SAN DIEGO — Guillermo Acevedo sat in Acevedo Gallery, surrounded by his art--delicate yet intense drawings, finely rendered and detailed paintings. Whether they are of a Navajo woman or a tile rooftop, they reflect Acevedo's interpretation of the human spirit.
The gallery bearing his name is owned by his son--who uses the name Mario Torero--and Mario's wife, Rita, a former associate professor of literature at San Diego State University.
It was a hot day and Acevedo's collar was tucked inside his shirt. His gray hair was tied back--only one wispy strand flew free on one side.
The Peruvian artist first caused a stir in San Diego's art world in the '60s with his drawings of the dignified, noble faces and of the expressive hands of the Peruvian Indians. Even his drawings of San Diego's old houses, the waterfront, telephone poles and garbage cans, were executed with the same care and feeling.
The lines of the objects, as well as the people he drew, recorded human feeling, because they are, after all, as Acevedo has said, "artifacts of man," and it is humanity which the now 66-year-old Acevedo has always been interested in capturing.
"I am an observer," he said, "and have been since I was a small child in kindergarten and observed the other children hitting, playing." He would stand back from the others he said, and "look and look and look. My life is pure observation."
This sense of aloneness and separation had deep roots in Acevedo's childhood. "In 1879," he said, "there was a war between Chile and Peru. My family had been from Chile, and later they lived in Peru (Acevedo was the youngest of 10 children. He and a sister were the only children from his family born in Peru). There were always signs--'Chileans, go home.' This put a mark on me.
"(As a child) I was always thinking, reflecting, not taking it so hard--knowing it was a condition of being human.
"I am a natural observer. If you look naturally, you look with both eyes. You look with care, not with love. It is impersonal. I never learned this. I just knew it.
"And when I read Carlos Castaneda, I understood Don Juan, and I also knew the six keys (to knowledge, expressed in the book 'Journey to Ixtlan')."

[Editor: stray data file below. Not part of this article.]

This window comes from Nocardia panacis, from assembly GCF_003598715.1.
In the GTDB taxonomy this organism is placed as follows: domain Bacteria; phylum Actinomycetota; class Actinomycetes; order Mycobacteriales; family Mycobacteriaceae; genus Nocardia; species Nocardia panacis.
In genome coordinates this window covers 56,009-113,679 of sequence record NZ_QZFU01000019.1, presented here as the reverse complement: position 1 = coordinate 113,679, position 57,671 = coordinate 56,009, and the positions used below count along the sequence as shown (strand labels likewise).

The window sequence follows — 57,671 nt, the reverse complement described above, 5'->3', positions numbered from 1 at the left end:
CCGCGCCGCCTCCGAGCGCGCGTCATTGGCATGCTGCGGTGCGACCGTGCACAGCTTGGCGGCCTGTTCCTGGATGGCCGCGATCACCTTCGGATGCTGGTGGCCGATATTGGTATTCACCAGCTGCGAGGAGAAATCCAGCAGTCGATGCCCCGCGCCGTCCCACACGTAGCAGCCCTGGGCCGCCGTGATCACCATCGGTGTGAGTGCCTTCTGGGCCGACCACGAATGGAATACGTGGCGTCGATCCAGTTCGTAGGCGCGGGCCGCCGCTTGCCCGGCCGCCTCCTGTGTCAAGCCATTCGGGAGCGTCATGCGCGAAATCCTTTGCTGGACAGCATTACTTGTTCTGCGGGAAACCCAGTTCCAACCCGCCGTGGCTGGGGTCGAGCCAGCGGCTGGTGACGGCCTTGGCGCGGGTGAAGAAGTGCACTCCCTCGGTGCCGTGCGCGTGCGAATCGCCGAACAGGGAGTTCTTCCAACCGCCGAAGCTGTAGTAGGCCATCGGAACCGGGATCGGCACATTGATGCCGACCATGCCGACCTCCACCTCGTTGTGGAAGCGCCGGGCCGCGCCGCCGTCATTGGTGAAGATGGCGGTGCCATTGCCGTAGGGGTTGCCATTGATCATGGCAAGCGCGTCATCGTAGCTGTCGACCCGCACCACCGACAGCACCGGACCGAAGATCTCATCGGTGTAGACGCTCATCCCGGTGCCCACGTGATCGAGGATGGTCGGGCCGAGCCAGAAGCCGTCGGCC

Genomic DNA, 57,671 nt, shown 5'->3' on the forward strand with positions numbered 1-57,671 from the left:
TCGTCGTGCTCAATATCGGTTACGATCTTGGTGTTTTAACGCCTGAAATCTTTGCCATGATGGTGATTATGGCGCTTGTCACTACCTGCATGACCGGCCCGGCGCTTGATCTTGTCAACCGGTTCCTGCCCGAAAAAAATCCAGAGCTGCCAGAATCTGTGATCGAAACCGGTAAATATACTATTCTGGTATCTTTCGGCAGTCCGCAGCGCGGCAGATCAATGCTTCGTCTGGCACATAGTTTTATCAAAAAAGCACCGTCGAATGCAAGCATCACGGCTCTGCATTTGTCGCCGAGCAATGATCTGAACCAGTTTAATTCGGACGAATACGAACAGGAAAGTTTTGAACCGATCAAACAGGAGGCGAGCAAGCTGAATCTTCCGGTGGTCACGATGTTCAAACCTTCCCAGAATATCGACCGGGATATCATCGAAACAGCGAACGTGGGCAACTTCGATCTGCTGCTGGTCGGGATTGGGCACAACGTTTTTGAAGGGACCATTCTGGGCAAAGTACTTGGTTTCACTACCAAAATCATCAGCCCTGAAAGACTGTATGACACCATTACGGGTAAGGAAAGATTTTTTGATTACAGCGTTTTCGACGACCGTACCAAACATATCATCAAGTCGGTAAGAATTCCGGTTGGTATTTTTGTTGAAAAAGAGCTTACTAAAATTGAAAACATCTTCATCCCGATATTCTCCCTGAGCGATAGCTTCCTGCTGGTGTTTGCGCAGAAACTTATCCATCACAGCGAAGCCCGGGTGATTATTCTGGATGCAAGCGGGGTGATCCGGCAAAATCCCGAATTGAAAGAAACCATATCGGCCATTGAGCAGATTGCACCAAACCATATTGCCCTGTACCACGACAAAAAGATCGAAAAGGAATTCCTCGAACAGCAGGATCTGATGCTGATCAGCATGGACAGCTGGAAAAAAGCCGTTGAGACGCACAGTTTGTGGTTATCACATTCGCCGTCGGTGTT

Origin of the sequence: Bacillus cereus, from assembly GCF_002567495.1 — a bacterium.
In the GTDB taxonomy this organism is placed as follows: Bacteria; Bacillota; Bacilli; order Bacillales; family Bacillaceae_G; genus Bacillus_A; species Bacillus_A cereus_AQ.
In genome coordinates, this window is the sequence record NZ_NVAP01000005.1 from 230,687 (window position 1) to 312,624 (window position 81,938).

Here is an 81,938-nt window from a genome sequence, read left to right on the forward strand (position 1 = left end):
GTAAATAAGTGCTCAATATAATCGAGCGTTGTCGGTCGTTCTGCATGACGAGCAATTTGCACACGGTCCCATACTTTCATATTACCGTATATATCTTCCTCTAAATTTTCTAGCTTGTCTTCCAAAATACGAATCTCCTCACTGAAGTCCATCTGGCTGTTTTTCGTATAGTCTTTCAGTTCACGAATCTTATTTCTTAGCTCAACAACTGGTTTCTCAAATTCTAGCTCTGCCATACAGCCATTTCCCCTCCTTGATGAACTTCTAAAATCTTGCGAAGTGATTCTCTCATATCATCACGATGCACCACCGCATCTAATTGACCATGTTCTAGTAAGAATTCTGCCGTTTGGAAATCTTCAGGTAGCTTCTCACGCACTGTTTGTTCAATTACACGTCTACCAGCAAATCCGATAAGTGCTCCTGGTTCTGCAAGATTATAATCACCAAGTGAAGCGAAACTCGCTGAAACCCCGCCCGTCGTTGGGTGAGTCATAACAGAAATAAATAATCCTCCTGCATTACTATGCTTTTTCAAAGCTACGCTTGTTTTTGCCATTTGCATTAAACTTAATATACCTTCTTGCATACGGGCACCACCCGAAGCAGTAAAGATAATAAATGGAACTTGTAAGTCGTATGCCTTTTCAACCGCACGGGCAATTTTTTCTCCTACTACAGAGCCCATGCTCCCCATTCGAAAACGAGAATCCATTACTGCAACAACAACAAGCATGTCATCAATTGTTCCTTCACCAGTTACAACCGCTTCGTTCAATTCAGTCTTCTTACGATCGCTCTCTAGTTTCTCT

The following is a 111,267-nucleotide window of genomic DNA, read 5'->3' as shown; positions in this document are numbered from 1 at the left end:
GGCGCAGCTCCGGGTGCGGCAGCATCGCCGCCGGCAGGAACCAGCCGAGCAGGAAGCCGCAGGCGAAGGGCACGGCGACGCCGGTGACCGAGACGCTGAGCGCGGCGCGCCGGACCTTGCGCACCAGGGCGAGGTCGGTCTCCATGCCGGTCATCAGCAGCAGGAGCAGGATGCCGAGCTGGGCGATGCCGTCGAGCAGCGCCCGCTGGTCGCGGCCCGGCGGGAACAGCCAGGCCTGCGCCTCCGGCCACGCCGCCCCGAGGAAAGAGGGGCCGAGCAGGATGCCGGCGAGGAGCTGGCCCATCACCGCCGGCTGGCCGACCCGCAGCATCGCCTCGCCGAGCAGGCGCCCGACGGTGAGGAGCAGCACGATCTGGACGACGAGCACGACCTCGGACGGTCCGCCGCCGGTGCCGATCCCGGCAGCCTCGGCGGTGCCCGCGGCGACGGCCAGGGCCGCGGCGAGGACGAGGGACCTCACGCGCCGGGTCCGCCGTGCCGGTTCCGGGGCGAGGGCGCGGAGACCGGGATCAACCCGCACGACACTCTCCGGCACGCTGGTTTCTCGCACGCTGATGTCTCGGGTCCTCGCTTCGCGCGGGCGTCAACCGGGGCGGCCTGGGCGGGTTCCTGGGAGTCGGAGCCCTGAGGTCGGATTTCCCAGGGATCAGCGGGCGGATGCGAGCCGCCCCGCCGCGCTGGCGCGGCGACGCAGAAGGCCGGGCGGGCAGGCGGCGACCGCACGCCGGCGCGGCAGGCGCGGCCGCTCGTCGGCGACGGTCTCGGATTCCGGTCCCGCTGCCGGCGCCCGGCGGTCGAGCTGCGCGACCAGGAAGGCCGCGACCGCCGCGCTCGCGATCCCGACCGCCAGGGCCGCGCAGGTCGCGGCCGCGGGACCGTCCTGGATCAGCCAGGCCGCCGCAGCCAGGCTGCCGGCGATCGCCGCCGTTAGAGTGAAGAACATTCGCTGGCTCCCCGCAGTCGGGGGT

Acevedo was born in Arequipa, 8,000 feet above sea level in the south of Peru. "Two (Peruvian) presidents came from Arequipa--also poets--and it looks like everyone is an artist there. And the food," he kisses his fingers, "is the best."
The son of an architect and a mother who was "inclined to the theater, very sensitive," Acevedo ran a successful commercial art business and studio for 25 years in Lima, before coming to San Diego in 1959 on a tuna boat with a friend. Though he had hoped to go to the East Coast, the trip to San Diego was financially easier.
"On the second day, I discovered it is like my native place--eternal spring.
"I was born sad, melancholic. I came to the U.S. in love with the Depression. I'd read so much about the jazz music and the gangsters. I was in love with the idea of New York, Chicago, Detroit. I didn't know then that San Diego existed."
Once in San Diego, he worked for various companies as a commercial artist and started exhibiting his work on weekends. It is only natural that some of his first San Diego studies were of tuna fishermen (Acevedo works in ink, acrylic and grease pencil and does lithographs).
"I met a Bolivian artist who told me about a 'starving artists' show. No work could be priced over $10. I took my drawings to the show, and in two days I made as much as I could in a week at my job. This was the beginning. I quit work and started exhibiting in galleries and with other artists."
Noted San Diego artist Frederic Whitaker was impressed with Acevedo and wrote a cover story about him in the September, 1969, issue of "American Artist." This brought Acevedo national attention.
Today, Acevedo divides his time between his San Francisco studio and San Diego, but since 1980 he has lived primarily in San Francisco. He is planning to spend more time in San Diego and open a studio with his son here.
In the late '60s Acevedo took a trip to New Mexico to exhibit and became enthralled with Indians.
"I discovered the beautiful Navajo people, and the atmosphere."
After this trip, he did his now well-known print of "Solitario," a lone, slim Indian man with a broad hat, gazing out toward distant mesas, surrounded by white space. "He is the aloof, lonely one--a man of vast land, alone, a gypsy."
Acevedo, who said he has been influenced by Toulouse-Lautrec and by Ben Shahn, who also spent time intensely observing life, spent more time in Taos, visiting, photographing and sketching the Indians. From his observation and drawings, he has continued to represent the downtrodden.
This sensitivity to the Indians has led Acevedo to become involved with the forced relocation of the Navajo people at Big Mountain, Ariz. His recent retrospective at the gallery was titled "In the Spirit of Peace" and dedicated to the Big Mountain relocation resistance effort.